• The Middle Age saw a recognizable form in allegories with respect to the Bible, as this connected the ancient world with the new Christian world. There were 4 types of allegories written during this time: literal with no underlying meaning; typological with allegorical references to Christ’s life and Old Testament; moral and giving a certain value to the story; and anagogical- dealing with the future of Christianity in the form of prophecies.
  • The greatest works during this time was Le Roman de la Rose, The Divine Comedy, Piers Plowman and Pearl. All these allegories were written in the late Medieval Ages and had a huge impact on Western literature. Piers Plowman was particularly important in allegorical devices like dream-vision, pilgrimage, personification and satire. The anagogical story of Pearl is based on a dreamer introduced to Jersusalem and the focus is on the meaning of death.
  • Although several other works called Cosmographia by Bernard Silvestris and Plaint of Nature by Alanus ab Insulis were created. Personifications and scientific questions and metaphysics were mainly dealt with.

Modern Era Of Literature

  • Regarded as the most famous piece of allegorical literature is John Bunyan’s Pilgrim Progress, written in 1678. Here, the hero, Everyman, runs away from the City of Destruction and travels through the Valley of Shadow of Death, Vanity Fair and Doubting Castle to reach the Celestial City. The narrative is based on a human soul’s journey, fighting temptation and negativity, only to reach salvation.
  • One of the current stories written by Jonathan Swift, called Gullivers Travels, is also a symbol of political allegory, critiquing contemporary philosophies and customs. Every character in this book depicts a historical figure or idea. The Brobdingnagian King is made to sound like a different perspective on morality and governance. The Lilluputians are ruled by an Emperor, who appoints his own high court officials. This is probably an allegorical allusion to governance with the lack of rational principles.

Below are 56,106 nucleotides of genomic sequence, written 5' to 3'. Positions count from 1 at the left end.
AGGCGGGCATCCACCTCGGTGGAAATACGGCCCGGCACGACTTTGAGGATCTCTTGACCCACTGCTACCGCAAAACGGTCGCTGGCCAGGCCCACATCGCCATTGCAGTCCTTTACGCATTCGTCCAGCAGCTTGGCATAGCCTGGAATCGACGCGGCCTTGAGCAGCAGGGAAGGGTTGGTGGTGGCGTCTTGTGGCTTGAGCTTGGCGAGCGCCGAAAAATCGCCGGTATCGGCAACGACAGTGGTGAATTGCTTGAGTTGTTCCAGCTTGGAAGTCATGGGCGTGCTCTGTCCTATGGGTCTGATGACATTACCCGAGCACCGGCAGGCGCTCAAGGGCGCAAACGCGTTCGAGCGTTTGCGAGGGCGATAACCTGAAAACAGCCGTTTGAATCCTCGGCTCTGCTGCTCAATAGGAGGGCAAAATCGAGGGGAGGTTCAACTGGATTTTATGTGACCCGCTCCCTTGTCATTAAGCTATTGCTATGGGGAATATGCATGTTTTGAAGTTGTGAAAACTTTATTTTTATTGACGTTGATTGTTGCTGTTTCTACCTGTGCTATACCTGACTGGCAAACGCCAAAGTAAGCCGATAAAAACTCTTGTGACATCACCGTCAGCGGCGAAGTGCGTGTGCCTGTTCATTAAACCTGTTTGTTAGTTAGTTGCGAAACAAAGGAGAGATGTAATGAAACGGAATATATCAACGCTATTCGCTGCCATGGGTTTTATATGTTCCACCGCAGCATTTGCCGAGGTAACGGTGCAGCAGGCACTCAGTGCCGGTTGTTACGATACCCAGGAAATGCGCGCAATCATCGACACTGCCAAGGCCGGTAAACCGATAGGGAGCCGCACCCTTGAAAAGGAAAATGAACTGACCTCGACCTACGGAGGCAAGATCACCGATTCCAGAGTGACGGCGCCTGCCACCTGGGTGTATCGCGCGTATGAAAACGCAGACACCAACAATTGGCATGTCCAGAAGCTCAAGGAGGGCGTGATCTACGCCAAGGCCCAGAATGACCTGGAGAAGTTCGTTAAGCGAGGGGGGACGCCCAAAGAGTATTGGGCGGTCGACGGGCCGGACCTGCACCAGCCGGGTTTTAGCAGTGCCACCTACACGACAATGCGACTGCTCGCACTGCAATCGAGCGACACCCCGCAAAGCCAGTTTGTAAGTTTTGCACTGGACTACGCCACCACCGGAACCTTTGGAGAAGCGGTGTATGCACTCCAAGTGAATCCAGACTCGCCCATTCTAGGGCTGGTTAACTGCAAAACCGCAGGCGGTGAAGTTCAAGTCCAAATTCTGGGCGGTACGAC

• Other important allegories during the Modern Era are George Orwell’s Animal Farm, Butler’s Erewhon, Anna Sewell’s Black Beauty, Lewis’ The Lion, The Witch and the Wardrobe, Herman Melville’s Moby Dick and so on.

Art

  • A painting called Titan’s Allegory of Age Governed by Prudence showed three human heads that was a symbol of age. The triple-headed beast comprising of the dog, lion and wolf stood for prudence.
  • The Allegory of Painting was yet another classic created by Jan Vemeer. The artwork consists of a painter and his subject by the side of a window. The girl is said to be the Muse of History, Clio, the double-headed eagle was a symbol of the Austrian Habsburg Dynasty and the map on the wall shows a division of Netherlands. There are various political allegories with respect to this painting.

Although allegories just seem like a figure of speech of the English Language, it is also a more imaginative way of expressing views and telling a story. Some examples of allegories lie in the New Testament, parables told by Jesus Christ like the Prodigal Son and even, the television series called ‘Twilight Zone’.